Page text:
On Wednesday, April 25th, a Commission chaired by former US Secretary of State, Condoleezza Rice, released its recommendations to address corruption and fraud involved in NCAA men's basketball. NCAA president, Mark Emmert, asked Ms. Rice to lead the Commission after a bribery and fraud scandal in 2017 led to charges against 10 people connected with men's college basketball, including college coaches and athletic apparel company executives. The charges centered around a scheme among those charged to bribe basketball prospects in exchange for commitments to attend certain colleges.
While the recommendations in general address certain areas of concern and seem helpful on their surface, their practicality in terms of implementation and enforceability are not certain. These issues will need to be addressed quickly, particularly if, as reported, Mr. Emmert is aiming to make changes by the 2018 season.
Some of the Commission's more notable recommendations include:
- allowing regulated contact between athletes and agents to provide athletes with better information on their prospects as professionals;
- the imposition of transparency and accountability requirements and additional restrictions on the role of shoe and apparel companies at showcase and other scouting events;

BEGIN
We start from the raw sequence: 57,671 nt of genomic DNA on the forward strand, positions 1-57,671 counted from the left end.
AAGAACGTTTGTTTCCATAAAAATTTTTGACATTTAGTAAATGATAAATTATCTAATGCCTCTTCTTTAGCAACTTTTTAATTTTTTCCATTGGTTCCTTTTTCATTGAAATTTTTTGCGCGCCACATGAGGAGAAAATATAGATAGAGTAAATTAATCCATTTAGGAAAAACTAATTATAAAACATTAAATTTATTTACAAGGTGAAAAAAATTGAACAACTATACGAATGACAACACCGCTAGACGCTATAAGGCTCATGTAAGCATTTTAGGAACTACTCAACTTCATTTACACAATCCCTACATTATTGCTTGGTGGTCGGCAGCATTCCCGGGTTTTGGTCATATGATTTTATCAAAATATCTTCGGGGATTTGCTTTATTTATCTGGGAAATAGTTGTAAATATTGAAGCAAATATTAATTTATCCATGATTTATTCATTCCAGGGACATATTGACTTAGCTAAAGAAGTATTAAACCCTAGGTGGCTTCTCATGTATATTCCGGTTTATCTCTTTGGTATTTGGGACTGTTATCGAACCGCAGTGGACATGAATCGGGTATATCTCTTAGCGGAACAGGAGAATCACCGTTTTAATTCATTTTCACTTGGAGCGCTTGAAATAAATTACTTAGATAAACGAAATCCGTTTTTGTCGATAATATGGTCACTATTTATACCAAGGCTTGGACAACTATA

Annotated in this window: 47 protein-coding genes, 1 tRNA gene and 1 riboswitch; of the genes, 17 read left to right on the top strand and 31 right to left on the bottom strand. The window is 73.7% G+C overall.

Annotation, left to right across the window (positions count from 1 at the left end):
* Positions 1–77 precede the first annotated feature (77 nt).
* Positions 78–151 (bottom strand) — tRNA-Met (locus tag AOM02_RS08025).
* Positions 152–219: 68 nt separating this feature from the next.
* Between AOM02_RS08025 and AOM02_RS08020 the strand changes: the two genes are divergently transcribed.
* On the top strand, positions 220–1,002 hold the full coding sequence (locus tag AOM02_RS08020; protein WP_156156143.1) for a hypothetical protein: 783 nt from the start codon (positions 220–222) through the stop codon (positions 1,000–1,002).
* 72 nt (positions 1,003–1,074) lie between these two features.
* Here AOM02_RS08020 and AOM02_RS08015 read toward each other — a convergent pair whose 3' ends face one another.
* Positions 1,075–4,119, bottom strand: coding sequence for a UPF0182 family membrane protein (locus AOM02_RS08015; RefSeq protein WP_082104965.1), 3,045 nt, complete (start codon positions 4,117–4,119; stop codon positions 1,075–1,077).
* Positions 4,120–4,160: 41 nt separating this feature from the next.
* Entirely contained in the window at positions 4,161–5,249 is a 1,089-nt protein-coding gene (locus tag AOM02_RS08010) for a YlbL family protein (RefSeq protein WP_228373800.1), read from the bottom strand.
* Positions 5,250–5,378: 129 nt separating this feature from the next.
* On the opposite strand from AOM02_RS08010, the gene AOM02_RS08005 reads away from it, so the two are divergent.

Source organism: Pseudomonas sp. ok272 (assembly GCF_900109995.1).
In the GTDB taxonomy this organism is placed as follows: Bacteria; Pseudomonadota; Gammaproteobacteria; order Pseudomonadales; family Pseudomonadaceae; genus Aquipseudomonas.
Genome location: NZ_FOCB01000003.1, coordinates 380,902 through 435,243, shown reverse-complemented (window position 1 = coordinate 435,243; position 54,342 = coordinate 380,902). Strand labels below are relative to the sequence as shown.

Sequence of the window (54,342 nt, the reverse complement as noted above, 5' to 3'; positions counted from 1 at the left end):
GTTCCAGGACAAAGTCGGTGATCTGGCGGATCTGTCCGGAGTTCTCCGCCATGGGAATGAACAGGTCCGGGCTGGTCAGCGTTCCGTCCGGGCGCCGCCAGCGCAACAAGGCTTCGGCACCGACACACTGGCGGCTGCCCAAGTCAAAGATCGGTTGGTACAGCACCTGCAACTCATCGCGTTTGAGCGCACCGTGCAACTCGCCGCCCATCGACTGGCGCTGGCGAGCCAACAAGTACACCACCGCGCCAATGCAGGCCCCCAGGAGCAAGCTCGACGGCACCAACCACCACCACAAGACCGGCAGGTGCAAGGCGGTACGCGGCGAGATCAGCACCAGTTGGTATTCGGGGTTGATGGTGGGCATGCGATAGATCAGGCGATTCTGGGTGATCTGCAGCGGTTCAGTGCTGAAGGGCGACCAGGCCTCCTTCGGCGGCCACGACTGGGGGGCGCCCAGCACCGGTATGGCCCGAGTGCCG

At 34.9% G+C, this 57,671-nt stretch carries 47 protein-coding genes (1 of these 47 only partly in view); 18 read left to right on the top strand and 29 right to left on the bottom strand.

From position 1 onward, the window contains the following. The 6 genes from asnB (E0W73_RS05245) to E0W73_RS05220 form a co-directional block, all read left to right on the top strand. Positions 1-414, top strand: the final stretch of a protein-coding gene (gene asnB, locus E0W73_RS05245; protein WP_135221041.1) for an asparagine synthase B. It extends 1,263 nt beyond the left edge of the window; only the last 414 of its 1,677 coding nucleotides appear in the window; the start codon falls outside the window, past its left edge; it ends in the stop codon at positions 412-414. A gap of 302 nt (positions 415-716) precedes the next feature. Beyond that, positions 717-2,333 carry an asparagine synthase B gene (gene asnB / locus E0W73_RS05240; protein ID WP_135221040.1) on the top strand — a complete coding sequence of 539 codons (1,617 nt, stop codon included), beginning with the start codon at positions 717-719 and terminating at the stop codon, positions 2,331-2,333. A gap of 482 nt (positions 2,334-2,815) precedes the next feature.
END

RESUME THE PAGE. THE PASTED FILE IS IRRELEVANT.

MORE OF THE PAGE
- the elimination of the NBA age limit, known as the “one-and-done” rule, which requires players to be at least 19 years old or a year removed from high school to be eligible for the NBA draft; and
- increasing the severity of penalties for teams and coaches who violate rules to five year postseason bans for teams and lifetime bans for coaches.
While it is clear that no one rule change or new requirement will magically fix all of college basketball's problems, the combined recommendations could help eliminate or reduce some of the contributing factors, assuming the recommendations can be implemented successfully. In addition to the practical challenges and enforceability issues, certain recommendations require buy-in from non-NCAA organizations. For example, despite seemingly broad support for eliminating the “one-and-done” rule, the NBA alone must decide whether or not to eliminate the rule. Recent reports suggest that while the NBA and the National Basketball Players Association are considering elimination of the “one-and-done” rule, it will not happen until the 2020 NBA Draft at the earliest. At the moment, we'll have to wait and see if the recommendations' practical issues can be addressed successfully and result in actual changes to the NCAA's legislative code before tip-off in 2018.